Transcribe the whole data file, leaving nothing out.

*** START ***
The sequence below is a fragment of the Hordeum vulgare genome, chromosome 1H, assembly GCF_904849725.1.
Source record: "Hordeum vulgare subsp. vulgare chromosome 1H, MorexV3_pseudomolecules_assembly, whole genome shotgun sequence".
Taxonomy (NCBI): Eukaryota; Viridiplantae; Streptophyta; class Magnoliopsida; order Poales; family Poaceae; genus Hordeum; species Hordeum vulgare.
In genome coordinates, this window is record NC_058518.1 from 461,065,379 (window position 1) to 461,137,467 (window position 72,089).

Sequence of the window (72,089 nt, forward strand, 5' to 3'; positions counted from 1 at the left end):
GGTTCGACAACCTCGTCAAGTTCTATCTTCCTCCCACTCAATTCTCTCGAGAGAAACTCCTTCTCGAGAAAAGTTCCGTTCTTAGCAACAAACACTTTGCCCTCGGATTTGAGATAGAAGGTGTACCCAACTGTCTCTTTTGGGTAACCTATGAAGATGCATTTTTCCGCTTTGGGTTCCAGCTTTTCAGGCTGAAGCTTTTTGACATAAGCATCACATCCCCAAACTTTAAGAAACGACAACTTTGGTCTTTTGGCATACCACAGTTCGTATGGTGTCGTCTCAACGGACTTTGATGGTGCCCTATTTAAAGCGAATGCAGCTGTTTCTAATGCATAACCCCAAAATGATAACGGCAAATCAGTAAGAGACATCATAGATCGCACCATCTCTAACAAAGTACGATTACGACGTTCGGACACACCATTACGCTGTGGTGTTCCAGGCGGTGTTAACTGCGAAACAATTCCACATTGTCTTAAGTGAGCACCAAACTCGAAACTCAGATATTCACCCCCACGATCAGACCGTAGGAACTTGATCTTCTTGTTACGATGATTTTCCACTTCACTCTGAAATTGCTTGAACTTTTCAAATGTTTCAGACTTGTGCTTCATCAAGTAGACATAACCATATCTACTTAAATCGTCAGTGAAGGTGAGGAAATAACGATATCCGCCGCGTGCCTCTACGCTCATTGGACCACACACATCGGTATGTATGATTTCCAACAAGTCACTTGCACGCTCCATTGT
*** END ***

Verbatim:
The sequence below is a fragment of the Hordeum vulgare genome, chromosome 1H, assembly GCF_904849725.1.
Source record: "Hordeum vulgare subsp. vulgare chromosome 1H, MorexV3_pseudomolecules_assembly, whole genome shotgun sequence".
Taxonomy (NCBI): Eukaryota; Viridiplantae; Streptophyta; class Magnoliopsida; order Poales; family Poaceae; genus Hordeum; species Hordeum vulgare.
In genome coordinates, this window is record NC_058518.1 from 461,065,379 (window position 1) to 461,137,467 (window position 72,089).

Sequence of the window (72,089 nt, forward strand, 5' to 3'; positions counted from 1 at the left end):
GGTTCGACAACCTCGTCAAGTTCTATCTTCCTCCCACTCAATTCTCTCGAGAGAAACTCCTTCTCGAGAAAAGTTCCGTTCTTAGCAACAAACACTTTGCCCTCGGATTTGAGATAGAAGGTGTACCCAACTGTCTCTTTTGGGTAACCTATGAAGATGCATTTTTCCGCTTTGGGTTCCAGCTTTTCAGGCTGAAGCTTTTTGACATAAGCATCACATCCCCAAACTTTAAGAAACGACAACTTTGGTCTTTTGGCATACCACAGTTCGTATGGTGTCGTCTCAACGGACTTTGATGGTGCCCTATTTAAAGCGAATGCAGCTGTTTCTAATGCATAACCCCAAAATGATAACGGCAAATCAGTAAGAGACATCATAGATCGCACCATCTCTAACAAAGTACGATTACGACGTTCGGACACACCATTACGCTGTGGTGTTCCAGGCGGTGTTAACTGCGAAACAATTCCACATTGTCTTAAGTGAGCACCAAACTCGAAACTCAGATATTCACCCCCACGATCAGACCGTAGGAACTTGATCTTCTTGTTACGATGATTTTCCACTTCACTCTGAAATTGCTTGAACTTTTCAAATGTTTCAGACTTGTGCTTCATCAAGTAGACATAACCATATCTACTTAAATCGTCAGTGAAGGTGAGGAAATAACGATATCCGCCGCGTGCCTCTACGCTCATTGGACCACACACATCGGTATGTATGATTTCCAACAAGTCACTTGCACGCTCCATTGT